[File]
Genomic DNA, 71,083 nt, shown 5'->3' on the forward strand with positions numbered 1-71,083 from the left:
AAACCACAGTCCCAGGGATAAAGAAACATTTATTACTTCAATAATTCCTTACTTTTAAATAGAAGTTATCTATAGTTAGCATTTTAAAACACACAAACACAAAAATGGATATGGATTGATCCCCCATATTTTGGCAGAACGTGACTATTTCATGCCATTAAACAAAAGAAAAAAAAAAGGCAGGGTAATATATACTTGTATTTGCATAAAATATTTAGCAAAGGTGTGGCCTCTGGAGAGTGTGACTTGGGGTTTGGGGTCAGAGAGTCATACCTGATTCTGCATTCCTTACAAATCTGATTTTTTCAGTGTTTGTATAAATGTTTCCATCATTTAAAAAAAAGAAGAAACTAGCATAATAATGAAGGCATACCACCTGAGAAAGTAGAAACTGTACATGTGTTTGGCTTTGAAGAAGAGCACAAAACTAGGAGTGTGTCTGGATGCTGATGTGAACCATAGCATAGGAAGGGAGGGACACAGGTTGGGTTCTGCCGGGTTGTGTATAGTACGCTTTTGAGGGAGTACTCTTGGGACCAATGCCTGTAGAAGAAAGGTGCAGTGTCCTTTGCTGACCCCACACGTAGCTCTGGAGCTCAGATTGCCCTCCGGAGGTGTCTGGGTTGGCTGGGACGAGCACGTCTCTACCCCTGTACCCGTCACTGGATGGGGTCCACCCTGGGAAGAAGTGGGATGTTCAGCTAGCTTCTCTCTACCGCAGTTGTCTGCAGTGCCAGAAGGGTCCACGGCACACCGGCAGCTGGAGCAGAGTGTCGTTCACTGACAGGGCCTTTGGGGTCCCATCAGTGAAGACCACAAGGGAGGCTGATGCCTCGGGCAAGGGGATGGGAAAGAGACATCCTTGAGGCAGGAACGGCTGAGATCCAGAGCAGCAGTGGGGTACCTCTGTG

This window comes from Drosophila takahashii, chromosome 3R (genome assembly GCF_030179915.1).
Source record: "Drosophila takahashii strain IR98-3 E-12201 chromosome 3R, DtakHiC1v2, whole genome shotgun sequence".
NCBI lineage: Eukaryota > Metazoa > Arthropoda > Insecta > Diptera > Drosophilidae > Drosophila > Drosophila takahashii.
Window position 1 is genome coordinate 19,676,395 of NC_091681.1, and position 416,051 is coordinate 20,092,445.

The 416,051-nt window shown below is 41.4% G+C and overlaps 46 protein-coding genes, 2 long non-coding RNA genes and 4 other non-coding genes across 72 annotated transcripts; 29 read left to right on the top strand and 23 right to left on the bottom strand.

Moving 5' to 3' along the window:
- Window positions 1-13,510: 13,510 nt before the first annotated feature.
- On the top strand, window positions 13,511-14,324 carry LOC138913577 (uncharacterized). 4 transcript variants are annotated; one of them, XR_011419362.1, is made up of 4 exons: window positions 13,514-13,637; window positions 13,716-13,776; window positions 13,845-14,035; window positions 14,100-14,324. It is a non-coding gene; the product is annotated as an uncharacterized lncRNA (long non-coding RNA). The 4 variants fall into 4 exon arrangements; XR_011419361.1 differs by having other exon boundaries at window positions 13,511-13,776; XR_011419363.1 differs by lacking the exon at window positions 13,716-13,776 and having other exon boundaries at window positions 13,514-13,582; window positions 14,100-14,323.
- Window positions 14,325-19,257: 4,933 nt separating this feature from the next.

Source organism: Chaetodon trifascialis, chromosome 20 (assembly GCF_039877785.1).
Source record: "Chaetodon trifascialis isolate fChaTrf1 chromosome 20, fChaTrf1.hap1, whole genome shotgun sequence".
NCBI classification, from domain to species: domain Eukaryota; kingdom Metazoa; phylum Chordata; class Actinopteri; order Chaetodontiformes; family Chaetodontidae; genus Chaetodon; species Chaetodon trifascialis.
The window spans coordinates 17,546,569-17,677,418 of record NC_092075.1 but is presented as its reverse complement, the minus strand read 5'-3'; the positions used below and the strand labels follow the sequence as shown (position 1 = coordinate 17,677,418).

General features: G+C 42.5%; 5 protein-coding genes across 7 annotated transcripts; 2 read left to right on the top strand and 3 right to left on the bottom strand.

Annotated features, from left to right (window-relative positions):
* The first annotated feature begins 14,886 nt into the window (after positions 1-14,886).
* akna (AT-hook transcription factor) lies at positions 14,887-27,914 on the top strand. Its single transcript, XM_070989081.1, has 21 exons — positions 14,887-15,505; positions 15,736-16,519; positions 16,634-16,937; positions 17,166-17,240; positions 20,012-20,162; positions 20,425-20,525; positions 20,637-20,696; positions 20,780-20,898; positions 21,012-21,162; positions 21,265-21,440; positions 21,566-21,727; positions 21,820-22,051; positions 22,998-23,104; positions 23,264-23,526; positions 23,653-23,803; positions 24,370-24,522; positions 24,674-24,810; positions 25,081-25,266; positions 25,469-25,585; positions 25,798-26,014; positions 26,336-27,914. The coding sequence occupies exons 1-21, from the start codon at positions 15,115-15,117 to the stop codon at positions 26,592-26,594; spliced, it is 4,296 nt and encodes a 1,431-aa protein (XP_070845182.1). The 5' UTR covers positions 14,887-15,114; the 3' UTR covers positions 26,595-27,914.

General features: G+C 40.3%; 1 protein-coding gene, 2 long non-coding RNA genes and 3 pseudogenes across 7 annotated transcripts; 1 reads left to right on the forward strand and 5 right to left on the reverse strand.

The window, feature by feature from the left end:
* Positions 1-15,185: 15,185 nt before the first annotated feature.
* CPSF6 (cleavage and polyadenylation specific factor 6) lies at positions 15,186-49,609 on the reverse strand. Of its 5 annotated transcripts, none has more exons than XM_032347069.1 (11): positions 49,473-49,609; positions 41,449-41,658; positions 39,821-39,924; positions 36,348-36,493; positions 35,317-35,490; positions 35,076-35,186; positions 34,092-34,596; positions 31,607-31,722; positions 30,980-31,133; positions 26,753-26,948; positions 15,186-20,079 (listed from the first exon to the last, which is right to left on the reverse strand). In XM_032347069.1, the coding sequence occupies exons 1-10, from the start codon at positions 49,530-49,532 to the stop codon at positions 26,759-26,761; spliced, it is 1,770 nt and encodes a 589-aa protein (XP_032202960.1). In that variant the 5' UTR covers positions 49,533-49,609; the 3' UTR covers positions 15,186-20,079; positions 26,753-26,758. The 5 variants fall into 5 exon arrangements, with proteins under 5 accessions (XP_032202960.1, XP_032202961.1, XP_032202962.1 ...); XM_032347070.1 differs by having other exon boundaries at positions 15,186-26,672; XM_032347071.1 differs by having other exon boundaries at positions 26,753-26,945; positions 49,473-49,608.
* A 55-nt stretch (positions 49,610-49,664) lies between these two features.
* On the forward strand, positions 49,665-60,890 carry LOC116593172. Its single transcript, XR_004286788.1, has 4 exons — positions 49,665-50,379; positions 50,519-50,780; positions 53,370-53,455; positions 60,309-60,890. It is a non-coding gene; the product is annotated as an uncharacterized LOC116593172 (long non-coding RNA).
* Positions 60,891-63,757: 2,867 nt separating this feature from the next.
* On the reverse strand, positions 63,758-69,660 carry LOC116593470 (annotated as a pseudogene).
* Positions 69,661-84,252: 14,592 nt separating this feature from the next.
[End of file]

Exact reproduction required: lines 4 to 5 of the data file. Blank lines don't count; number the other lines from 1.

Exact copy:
Source record: "Drosophila takahashii strain IR98-3 E-12201 chromosome 3R, DtakHiC1v2, whole genome shotgun sequence".
NCBI lineage: Eukaryota > Metazoa > Arthropoda > Insecta > Diptera > Drosophilidae > Drosophila > Drosophila takahashii.